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MySQL 5.5 Reference Manual  /  ...  /  Using Symbolic Links for Databases on Windows

8.12.3.3 Using Symbolic Links for Databases on Windows

On Windows, symbolic links can be used for database directories. This enables you to put a database directory at a different location (for example, on a different disk) by setting up a symbolic link to it. Use of database symlinks on Windows is similar to their use on Unix, although the procedure for setting up the link differs.

Suppose that you want to place the database directory for a database named mydb at D:\data\mydb. To do this, create a symbolic link in the MySQL data directory that points to D:\data\mydb. However, before creating the symbolic link, make sure that the D:\data\mydb directory exists by creating it if necessary. If you already have a database directory named mydb in the data directory, move it to D:\data. Otherwise, the symbolic link will be ineffective. To avoid problems, make sure that the server is not running when you move the database directory.

The procedure for creating the database symbolic link depends on your version of Windows.

Windows Vista, Windows Server 2008, or newer have native symbolic link support, so you can create a symlink using the mklink command. This command requires administrative privileges.

  1. Change location into the data directory:

    C:\> cd \path\to\datadir
  2. In the data directory, create a symlink named mydb that points to the location of the database directory:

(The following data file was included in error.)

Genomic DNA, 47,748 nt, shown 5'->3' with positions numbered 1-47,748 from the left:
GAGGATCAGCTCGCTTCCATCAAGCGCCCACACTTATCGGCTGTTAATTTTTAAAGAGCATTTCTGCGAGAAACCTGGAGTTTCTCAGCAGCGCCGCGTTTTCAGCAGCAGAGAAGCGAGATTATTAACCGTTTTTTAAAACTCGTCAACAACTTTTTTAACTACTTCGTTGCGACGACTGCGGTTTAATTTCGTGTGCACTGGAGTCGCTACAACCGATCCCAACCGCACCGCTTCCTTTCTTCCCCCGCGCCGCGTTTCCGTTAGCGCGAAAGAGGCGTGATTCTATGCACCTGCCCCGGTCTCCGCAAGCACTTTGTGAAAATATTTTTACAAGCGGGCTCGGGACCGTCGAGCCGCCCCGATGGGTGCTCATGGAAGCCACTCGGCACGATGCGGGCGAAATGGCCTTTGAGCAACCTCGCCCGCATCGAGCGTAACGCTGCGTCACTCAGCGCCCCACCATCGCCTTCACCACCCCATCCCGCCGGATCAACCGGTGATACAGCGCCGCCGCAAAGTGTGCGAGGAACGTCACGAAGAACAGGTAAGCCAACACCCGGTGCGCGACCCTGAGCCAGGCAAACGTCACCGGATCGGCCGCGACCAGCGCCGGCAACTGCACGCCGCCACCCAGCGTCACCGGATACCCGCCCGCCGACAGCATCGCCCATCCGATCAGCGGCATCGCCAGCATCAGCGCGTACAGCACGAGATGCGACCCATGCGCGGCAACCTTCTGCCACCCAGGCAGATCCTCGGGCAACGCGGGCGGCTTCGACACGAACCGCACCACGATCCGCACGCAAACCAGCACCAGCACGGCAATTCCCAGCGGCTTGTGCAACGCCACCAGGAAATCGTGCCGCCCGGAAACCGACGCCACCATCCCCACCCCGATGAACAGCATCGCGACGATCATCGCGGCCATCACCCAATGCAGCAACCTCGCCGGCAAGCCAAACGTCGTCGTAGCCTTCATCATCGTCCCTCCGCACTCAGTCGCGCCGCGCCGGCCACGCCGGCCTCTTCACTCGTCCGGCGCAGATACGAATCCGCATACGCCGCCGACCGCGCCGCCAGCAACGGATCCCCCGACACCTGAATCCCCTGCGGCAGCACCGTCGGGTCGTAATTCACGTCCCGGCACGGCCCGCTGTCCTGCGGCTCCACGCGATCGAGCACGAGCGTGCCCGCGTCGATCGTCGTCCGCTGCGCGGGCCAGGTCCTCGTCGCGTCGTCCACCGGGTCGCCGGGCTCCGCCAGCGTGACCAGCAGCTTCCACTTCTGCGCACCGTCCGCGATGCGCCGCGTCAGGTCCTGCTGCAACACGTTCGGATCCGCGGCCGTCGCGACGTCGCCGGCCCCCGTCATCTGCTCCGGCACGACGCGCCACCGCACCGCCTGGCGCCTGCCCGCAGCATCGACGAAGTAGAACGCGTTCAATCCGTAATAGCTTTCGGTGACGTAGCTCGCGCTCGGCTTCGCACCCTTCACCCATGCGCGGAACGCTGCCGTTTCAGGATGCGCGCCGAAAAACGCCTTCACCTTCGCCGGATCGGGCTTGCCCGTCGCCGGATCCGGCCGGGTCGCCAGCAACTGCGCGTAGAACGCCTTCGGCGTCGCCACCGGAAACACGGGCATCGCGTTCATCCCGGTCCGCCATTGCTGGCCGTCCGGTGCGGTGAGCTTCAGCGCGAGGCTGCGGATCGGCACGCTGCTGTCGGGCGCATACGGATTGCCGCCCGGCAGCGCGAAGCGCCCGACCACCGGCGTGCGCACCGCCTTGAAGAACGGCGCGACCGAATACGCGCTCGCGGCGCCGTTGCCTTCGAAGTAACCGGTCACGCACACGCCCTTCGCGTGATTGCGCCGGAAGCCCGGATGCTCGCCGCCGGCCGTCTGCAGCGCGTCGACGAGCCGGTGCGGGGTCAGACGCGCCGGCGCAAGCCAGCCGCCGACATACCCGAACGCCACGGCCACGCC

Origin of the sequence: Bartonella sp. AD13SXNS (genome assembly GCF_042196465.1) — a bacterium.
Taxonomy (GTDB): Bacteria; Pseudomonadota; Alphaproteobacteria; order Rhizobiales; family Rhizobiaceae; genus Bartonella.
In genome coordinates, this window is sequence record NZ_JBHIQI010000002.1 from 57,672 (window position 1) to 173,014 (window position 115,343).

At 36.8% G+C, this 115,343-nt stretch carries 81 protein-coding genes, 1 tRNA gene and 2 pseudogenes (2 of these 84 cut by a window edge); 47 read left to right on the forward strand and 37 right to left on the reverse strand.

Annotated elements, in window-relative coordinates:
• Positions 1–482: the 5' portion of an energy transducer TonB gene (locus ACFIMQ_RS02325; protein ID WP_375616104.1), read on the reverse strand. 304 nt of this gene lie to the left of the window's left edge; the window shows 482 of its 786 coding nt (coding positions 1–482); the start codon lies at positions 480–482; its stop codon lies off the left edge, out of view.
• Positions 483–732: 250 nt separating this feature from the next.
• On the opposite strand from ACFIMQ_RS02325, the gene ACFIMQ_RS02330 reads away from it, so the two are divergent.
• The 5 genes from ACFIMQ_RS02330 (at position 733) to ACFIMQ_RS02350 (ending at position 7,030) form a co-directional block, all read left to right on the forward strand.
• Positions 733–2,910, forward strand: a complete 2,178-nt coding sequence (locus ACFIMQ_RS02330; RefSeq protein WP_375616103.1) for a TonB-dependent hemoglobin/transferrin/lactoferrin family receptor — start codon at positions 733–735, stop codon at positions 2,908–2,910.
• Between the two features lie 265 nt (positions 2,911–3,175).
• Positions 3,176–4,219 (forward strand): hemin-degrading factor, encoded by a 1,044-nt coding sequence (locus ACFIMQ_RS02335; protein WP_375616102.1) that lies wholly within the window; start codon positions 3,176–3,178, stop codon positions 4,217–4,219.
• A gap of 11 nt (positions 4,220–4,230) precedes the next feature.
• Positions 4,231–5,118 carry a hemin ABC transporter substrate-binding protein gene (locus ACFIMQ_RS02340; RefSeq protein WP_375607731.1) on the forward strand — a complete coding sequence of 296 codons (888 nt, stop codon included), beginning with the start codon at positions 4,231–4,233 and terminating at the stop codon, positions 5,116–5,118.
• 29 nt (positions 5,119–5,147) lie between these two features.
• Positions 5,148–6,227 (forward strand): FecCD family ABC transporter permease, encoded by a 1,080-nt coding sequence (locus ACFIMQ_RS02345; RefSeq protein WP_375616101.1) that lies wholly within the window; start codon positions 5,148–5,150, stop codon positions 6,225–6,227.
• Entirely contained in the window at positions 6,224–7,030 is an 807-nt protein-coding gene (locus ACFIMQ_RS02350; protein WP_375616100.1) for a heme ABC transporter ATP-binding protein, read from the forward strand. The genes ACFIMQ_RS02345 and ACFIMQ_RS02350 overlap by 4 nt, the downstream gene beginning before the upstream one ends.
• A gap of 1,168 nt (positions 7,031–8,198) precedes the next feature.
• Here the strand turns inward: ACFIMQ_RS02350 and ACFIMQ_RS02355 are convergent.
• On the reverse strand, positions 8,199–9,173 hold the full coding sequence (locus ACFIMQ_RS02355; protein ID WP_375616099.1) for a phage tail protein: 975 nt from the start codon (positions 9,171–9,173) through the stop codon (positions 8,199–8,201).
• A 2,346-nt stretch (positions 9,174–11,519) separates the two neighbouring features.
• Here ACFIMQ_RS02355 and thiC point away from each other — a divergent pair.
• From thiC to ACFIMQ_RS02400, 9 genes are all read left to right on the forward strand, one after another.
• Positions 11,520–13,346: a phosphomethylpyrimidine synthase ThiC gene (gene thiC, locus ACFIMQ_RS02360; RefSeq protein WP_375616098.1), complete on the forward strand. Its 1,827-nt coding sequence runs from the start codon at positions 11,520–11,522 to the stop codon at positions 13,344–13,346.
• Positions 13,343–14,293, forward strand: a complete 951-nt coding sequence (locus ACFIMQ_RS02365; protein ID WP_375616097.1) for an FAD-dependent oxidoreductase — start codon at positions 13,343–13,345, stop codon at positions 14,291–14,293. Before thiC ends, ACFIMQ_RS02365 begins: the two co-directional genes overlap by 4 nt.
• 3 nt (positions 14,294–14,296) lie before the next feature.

C:\> mklink /d mydb D:\data\mydb

After this, all tables created in the database mydb are created in D:\data\mydb.

Alternatively, on any version of Windows supported by MySQL, you can create a symbolic link to a MySQL database by creating a .sym file in the data directory that contains the path to the destination directory. The file should be named db_name.sym, where db_name is the database name.

Support for database symbolic links on Windows using .sym files is enabled by default. If you do not need .sym file symbolic links, you can disable support for them by starting mysqld with the --skip-symbolic-links option. To determine whether your system supports .sym file symbolic links, check the value of the have_symlink system variable using this statement:

SHOW VARIABLES LIKE 'have_symlink';

To create a .sym file symlink, use this procedure:

  1. Change location into the data directory:

    C:\> cd \path\to\datadir
  2. In the data directory, create a text file named mydb.sym that contains this path name: D:\data\mydb\

    Note

    The path name to the new database and tables should be absolute. If you specify a relative path, the location will be relative to the mydb.sym file.

After this, all tables created in the database mydb are created in D:\data\mydb.

The following limitations apply to the use of .sym files for database symbolic linking on Windows. These limitations do not apply for symlinks created using mklink.

  • The symbolic link is not used if a directory with the same name as the database exists in the MySQL data directory.

  • The --innodb_file_per_table option cannot be used.

  • If you run mysqld as a service, you cannot use a mapped drive to a remote server as the destination of the symbolic link. As a workaround, you can use the full path (\\servername\path\).


User Comments
  Posted by Ivan D on April 6, 2008
You can also Mount any NTFS Partition to an empty folder with the disk management tool. In this case your Database folder.

For step-by-step instructions on Mounting a partition:
http://support.microsoft.com/kb/307889
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